WASHINGTON DC — The Caribbean community in Washington DC turned out in their numbers last week to honour accomplished nationals in various fields, at the 19th annual Caribbean American Heritage Awards (CARAH) held at the Capital Hilton hotel.
Jazz great Monty Alexander and Third World lead singer, William ‘Bunny Rugs’ Clarke were among four Jamaicans to receive the award presented by the Washington-based Institute of Caribbean Studies (ICS).
This year’s event, which was also a salute to the 50th anniversary of Independence of Jamaica and Trinidad and Tobago, brought together hundreds of Caribbean nationals and friends of the region, to celebrate Caribbean achievement, service, and excellence.
Among those in attendance were: Jamaica’s Ambassador to the United States, Professor Stephen Vasciannie and wife Lisa; Guyana’s Ambassador Bayney Karran, who is also Dean of the Caribbean diplomatic corps in Washington; ICS board chairman Ambassador Carl Masters; and ICS president and founder Dr. Claire Nelson. Governor of the Bank of Jamaica, Brian Wynter was also on hand.
Professor Stephen Vasciannie presented Monty Alexander with the 2012 Caribbean American Heritage Luminary Award in recognition of his remarkable musical career spanning 50 years.
The Ambassador, in making the presentation, pointed to some highlights of Mr. Alexander’s career, including producing 70 recorded albums to date, and collaborations with other music industry icons such as Frank Sinatra, Dizzy Gillespie and Quincy Jones. He said his musical creations have had a unique, enduring appeal enjoyed by many generations.
Third World’s Bunny Rugs, received the Cultural Ambassador Award for his outstanding contribution to reggae music, which was presented by United States (US) Congresswoman Yvette Clarke, whose parents hail from Jamaica.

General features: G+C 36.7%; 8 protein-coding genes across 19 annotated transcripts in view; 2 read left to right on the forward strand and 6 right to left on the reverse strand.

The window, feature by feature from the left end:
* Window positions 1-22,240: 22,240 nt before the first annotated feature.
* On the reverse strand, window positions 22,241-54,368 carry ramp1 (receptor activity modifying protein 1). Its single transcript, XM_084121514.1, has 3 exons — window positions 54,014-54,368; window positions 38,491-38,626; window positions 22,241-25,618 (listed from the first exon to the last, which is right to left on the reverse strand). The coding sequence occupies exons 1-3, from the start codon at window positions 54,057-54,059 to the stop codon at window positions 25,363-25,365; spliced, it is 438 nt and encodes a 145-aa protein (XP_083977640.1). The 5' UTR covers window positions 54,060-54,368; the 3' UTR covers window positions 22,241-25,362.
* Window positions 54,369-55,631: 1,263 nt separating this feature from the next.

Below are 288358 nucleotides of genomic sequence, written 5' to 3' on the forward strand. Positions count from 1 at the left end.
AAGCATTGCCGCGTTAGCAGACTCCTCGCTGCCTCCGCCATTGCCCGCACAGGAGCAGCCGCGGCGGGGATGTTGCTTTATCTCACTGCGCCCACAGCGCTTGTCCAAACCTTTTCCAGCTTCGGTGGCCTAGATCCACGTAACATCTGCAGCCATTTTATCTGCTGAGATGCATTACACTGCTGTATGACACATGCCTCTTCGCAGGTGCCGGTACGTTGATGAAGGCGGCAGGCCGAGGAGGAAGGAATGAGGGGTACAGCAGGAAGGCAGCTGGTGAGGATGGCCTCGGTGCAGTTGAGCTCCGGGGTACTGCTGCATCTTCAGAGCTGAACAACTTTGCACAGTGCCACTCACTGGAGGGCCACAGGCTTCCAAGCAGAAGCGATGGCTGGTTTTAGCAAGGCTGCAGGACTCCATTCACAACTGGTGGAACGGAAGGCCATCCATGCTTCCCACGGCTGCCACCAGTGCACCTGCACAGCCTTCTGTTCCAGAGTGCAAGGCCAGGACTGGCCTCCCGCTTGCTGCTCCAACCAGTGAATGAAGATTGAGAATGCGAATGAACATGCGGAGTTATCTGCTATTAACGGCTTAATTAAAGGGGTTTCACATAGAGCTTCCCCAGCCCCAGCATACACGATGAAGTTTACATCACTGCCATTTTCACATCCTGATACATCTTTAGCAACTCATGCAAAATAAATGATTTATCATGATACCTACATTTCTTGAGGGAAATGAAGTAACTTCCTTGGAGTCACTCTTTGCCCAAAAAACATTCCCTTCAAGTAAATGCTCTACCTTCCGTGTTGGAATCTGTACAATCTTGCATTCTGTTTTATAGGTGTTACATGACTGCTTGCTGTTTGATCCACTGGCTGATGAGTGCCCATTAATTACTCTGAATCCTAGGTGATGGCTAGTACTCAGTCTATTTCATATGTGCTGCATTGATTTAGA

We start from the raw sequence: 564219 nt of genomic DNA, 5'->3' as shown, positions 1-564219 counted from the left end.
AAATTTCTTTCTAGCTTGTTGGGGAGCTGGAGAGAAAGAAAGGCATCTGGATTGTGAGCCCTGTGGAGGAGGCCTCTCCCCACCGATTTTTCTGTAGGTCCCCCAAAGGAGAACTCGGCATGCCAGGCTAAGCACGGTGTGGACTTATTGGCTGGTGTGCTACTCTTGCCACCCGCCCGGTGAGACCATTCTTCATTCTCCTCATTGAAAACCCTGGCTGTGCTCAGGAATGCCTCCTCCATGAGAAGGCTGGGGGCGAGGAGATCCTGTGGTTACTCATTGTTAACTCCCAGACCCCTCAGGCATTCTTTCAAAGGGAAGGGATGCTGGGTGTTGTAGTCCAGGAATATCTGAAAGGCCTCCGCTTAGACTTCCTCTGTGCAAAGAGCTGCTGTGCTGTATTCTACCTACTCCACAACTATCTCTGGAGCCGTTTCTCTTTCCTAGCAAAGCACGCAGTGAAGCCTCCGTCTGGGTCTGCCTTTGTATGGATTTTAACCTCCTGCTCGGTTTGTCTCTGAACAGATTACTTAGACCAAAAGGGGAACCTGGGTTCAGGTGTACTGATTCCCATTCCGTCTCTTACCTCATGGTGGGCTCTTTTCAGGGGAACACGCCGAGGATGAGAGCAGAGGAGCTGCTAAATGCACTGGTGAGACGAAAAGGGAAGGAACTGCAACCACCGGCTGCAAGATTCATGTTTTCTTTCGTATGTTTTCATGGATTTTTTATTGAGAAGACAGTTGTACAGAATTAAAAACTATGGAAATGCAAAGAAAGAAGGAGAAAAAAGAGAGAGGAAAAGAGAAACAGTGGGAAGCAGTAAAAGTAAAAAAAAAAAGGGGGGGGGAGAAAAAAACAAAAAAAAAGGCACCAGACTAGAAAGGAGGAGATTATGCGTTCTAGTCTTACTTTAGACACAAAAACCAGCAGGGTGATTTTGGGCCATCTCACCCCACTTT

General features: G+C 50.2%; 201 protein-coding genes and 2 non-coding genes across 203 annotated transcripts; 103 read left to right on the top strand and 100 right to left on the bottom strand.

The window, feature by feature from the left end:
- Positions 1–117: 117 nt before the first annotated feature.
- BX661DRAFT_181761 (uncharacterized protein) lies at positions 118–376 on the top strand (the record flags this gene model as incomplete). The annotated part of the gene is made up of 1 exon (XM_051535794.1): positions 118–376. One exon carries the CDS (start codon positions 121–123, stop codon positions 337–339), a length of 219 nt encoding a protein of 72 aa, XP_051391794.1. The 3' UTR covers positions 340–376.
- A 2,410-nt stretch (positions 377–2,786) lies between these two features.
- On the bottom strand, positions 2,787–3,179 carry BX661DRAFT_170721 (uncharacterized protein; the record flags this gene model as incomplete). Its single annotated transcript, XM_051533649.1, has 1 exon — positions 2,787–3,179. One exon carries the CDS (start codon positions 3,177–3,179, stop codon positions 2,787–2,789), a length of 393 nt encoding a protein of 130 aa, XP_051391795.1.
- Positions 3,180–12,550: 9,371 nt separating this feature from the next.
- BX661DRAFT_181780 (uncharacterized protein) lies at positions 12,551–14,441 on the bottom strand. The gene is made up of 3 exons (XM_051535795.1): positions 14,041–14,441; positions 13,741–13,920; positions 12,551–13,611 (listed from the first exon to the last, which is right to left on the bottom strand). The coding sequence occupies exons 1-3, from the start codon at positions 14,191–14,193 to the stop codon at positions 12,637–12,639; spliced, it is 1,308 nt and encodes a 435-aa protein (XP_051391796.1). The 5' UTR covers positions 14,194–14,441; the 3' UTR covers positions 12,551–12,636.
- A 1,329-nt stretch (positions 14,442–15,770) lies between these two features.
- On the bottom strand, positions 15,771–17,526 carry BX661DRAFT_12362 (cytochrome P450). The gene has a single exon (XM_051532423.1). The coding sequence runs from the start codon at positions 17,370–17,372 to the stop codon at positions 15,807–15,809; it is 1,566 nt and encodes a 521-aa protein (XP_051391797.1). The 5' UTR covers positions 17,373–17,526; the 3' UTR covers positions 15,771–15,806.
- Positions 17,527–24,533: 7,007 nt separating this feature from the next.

The other Jamaican honourees were: President and Chief Executive Officer (CEO) of the Information Technology Industry Council (ITIC), Dean Garfield for outstanding contribution to corporate America; and Editor-in-Chief of Essence magazine Constance C.R. White, for excellence in journalism.
Deputy Director of Public Engagement at the White House, Heather Foster, who is a Jamaican national, was specially honoured.
Other 2012 CARAH honourees were: Trinidadians Anya Ayoung Chee, of Project Runway fame, who received the Vanguard award; soccer star Shaka Hislop received the award for excellence in sports; and Robert Greenidge, pan master with the Jimmy Buffett Band, received the Marcus Garvey Lifetime Award.
Bahamian Andy Ingraham, CEO of the National Association of Black Hotel Owners, Operators and Developers, received the Trail Blazer Award.
Congresswoman Clarke commended the ICS for being consistent in recognizing the outstanding contribution made by Caribbean American nationals over the past 19 years. “All honourees, tonight, have distinguished themselves in their various fields of endeavour, and are deserving of the honour being bestowed upon them by the Caribbean community here in Washington, D.C,” she stated.
In his response, Mr. Alexander said he was humbled to be honoured. He said he has been a musical ambassador for Jamaica for over 50 years and would continue to do so. He said it was important for young people to learn to play a musical instrument as it provides an avenue to channel their creativity and keep them occupied and out of trouble.
Bunny Rugs, gave his thanks in music, taking to the stage to thrill the audience with some classic reggae songs.
One of the most prominent Caribbean organizations in the US, the non-profit ICS was established in 1993. It focuses on education, and advocacy on issues that impact Caribbean-Americans and the Caribbean countries. ICS works to advance the interests of and to raise the profile of Caribbean Americans and their contributions to the US.